Two Faces of Model Evaluation and Validation in Machine Learning

Abstract image of 2 shapes

In the field of data science or more specifically Machine Learning (ML), you might expect that certain foundational concepts and terms are well established and commonly understood. After working in this domain for years, I can point to many examples where this is not the case.

When I moved to ML from another technical domain, I was surprised with the amount of new concepts and especially new meanings for common terms, like “training” a model. The typical ML workflow involves collecting data, training and evaluating the model from that data, deploying a model to produce sound predictions and monitoring the model’s performance in the production state. One particular topic that confused me as I was starting out was trying to figure out what people meant by model evaluation and model validation. Even within the field of practice, these terms can have different meanings.

It means one thing from the point of view of the model developer.

Model developers care about the performance of the model.

Evaluating a model during the training phase is one way that a model developer can build trust in their model. This involves analyzing how the trained model responds to data that it has not seen before. In doing this, the model developer is trying to answer the question. What is a robust machine learning model for this case?

This perspective focuses on the model performance

Evaluation is enabled by segmenting data to build the model and run experiments

Generally speaking, there are two categories of approaches for evaluating a ML model, both involve segmenting available data into sets to run training experiments. The method that appears to be the most common results in segmenting data into training, validation and test sets. The training data set is used to build the initial ML model, the validation data set is used to tune model’s hyperparameters (think knobs and switches) and select the best model. Finally, the test set is used to learn if the model will predict with similar performance as the final model when new or unseen data is fed to it for predictions. A model developer will then use metrics to actually quantify the performance of a ML model based on the type of problem they want to solve for. For example, is it a supervised or unsupervised ML model? If the model is supervised, what techniques were applied (e.g classification or regression)? A quick search on model evaluation and model validation surfaces informative articles and courses from stellar practitioners who provide overviews of performance measures. A few that come to mind are:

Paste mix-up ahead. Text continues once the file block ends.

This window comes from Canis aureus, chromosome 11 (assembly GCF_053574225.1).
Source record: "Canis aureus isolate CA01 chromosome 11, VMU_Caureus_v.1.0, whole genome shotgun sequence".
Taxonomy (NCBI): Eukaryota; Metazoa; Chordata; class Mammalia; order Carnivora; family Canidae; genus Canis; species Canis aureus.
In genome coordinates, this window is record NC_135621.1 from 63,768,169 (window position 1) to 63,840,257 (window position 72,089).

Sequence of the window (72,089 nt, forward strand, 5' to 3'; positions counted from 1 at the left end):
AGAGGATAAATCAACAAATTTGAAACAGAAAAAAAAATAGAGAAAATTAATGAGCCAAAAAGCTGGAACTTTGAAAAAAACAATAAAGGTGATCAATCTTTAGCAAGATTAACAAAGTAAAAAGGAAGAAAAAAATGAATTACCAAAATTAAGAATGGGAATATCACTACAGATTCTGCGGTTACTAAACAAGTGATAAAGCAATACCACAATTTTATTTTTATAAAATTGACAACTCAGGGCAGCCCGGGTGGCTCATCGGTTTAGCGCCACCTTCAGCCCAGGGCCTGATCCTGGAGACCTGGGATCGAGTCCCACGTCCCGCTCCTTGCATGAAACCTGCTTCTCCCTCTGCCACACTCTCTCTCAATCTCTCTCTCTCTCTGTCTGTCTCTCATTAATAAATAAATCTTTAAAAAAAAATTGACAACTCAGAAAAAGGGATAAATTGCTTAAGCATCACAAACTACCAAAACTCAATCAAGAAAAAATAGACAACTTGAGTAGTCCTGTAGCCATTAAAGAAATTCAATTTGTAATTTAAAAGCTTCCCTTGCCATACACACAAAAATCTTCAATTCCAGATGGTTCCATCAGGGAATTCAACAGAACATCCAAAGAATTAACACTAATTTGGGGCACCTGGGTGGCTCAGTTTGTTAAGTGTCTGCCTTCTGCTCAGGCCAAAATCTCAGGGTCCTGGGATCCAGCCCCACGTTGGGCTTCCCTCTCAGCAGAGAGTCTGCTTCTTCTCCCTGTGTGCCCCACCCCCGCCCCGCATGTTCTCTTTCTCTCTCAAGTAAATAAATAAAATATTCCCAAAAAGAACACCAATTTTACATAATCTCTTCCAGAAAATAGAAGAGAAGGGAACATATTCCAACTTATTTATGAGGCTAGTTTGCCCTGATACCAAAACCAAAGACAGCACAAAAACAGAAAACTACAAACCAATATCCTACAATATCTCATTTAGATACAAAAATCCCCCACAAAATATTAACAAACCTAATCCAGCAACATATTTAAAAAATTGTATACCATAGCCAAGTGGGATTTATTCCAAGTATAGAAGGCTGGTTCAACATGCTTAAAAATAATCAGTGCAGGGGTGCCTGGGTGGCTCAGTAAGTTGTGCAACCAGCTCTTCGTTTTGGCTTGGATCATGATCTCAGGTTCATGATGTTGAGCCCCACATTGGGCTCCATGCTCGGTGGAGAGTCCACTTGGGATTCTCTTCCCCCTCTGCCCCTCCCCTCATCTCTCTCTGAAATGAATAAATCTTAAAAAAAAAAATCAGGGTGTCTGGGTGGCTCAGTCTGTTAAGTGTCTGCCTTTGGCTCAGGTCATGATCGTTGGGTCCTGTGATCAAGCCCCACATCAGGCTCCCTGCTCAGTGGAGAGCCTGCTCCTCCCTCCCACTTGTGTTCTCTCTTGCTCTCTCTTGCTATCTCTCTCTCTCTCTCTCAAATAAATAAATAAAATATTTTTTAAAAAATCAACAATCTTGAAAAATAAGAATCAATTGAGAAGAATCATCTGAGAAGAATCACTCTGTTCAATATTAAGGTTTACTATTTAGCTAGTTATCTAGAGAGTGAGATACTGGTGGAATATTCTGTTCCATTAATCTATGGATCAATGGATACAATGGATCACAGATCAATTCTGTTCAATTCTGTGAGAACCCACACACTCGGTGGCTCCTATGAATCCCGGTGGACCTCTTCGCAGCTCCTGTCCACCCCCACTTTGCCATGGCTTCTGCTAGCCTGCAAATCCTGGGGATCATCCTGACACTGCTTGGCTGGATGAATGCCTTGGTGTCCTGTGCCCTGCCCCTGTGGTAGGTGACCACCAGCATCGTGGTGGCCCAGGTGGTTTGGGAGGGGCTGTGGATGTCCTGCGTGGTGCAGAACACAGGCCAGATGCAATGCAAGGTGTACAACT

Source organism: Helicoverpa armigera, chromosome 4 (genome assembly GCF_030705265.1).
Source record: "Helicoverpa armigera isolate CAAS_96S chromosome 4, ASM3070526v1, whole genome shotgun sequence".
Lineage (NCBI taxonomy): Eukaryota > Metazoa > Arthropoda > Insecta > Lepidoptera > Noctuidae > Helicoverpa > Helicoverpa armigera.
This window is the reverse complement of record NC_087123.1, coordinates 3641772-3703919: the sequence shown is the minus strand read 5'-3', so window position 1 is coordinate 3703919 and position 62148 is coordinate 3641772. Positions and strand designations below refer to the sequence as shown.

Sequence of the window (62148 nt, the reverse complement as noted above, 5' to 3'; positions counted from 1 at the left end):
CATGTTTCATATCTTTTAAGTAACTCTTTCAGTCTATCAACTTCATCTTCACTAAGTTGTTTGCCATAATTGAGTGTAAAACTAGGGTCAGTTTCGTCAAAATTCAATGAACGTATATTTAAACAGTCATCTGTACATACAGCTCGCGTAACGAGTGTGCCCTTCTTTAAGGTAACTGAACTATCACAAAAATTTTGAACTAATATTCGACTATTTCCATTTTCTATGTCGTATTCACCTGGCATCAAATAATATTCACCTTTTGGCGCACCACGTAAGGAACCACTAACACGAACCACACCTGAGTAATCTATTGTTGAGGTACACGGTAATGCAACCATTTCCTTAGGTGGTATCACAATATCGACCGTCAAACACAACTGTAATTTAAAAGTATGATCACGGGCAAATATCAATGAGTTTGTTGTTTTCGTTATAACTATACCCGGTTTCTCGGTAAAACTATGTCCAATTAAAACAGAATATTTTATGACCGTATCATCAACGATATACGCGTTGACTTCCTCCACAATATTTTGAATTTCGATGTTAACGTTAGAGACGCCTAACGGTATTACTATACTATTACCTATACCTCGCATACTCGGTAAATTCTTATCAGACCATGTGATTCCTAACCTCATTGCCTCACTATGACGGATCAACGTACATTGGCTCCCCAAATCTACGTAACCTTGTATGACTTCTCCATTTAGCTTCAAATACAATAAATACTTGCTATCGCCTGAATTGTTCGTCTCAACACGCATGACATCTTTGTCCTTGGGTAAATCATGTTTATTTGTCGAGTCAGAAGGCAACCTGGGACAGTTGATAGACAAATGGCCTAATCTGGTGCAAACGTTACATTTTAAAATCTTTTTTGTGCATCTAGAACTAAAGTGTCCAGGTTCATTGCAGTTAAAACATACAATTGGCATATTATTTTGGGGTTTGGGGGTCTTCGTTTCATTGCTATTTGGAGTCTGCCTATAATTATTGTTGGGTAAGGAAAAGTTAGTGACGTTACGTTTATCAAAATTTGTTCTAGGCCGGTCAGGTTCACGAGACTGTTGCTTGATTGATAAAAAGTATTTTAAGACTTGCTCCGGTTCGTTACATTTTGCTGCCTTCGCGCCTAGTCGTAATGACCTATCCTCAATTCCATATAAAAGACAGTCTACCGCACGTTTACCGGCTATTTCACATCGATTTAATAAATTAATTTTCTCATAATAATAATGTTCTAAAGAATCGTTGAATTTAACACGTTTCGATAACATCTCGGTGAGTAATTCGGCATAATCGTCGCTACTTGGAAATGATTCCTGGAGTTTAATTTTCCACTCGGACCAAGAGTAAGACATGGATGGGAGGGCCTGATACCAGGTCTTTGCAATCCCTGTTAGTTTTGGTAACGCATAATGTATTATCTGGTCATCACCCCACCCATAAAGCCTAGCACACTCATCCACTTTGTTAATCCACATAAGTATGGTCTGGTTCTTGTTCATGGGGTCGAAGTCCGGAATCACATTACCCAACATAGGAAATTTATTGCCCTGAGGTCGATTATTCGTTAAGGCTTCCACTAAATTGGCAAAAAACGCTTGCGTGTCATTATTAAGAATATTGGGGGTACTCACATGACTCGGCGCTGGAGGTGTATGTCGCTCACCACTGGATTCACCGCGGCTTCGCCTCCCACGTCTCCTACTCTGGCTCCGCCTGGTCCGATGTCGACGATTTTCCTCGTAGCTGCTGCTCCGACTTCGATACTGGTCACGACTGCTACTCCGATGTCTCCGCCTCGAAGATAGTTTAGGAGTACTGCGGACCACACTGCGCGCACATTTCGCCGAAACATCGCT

From these publications and courses you can learn about common performance metrics used for classification (e.g. accuracy, confusion matrix, log loss, AUC, f-measure) and regression (e.g. root mean squared error, mean absolute error) 

The model developer perspective is useful but it focuses mostly on the model, not the data or the application.

Machine learning models are just one component in a software application.

When I started out in data science, the primary users worked in research and development. AI was not yet in the mainstream. This first description of model evaluation and validation was my foundation of understanding these terms, until one day I started hearing them used in other, much more expansive contexts.

It means a bigger thing from the point of view of the model validator.

Model validation is concerned with the integrity of the data, model and the application, especially in regulated sectors like banking.